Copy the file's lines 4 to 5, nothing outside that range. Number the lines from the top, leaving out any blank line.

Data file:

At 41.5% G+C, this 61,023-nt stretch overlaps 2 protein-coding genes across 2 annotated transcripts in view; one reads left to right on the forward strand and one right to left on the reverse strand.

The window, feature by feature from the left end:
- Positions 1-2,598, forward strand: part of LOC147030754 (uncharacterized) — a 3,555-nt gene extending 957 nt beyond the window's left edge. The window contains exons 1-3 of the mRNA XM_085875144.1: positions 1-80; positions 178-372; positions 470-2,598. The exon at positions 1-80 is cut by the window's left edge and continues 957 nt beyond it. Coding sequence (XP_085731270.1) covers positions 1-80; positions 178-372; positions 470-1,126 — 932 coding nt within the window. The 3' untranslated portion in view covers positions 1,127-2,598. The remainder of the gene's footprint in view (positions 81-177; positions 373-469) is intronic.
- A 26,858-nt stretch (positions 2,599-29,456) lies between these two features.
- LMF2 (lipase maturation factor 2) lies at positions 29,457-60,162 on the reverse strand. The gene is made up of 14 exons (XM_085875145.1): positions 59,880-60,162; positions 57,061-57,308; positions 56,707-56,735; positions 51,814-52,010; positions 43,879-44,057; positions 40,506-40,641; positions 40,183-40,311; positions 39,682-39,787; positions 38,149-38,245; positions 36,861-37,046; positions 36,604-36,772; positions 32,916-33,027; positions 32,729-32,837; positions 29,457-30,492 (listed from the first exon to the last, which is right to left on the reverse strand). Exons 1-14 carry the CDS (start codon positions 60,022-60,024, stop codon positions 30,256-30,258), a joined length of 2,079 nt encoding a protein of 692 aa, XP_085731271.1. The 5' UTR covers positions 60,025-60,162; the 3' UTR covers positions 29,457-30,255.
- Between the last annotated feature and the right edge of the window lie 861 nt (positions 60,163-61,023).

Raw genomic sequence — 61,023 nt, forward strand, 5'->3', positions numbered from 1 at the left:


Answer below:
- A 26,858-nt stretch (positions 2,599-29,456) lies between these two features.
- LMF2 (lipase maturation factor 2) lies at positions 29,457-60,162 on the reverse strand. The gene is made up of 14 exons (XM_085875145.1): positions 59,880-60,162; positions 57,061-57,308; positions 56,707-56,735; positions 51,814-52,010; positions 43,879-44,057; positions 40,506-40,641; positions 40,183-40,311; positions 39,682-39,787; positions 38,149-38,245; positions 36,861-37,046; positions 36,604-36,772; positions 32,916-33,027; positions 32,729-32,837; positions 29,457-30,492 (listed from the first exon to the last, which is right to left on the reverse strand). Exons 1-14 carry the CDS (start codon positions 60,022-60,024, stop codon positions 30,256-30,258), a joined length of 2,079 nt encoding a protein of 692 aa, XP_085731271.1. The 5' UTR covers positions 60,025-60,162; the 3' UTR covers positions 29,457-30,255.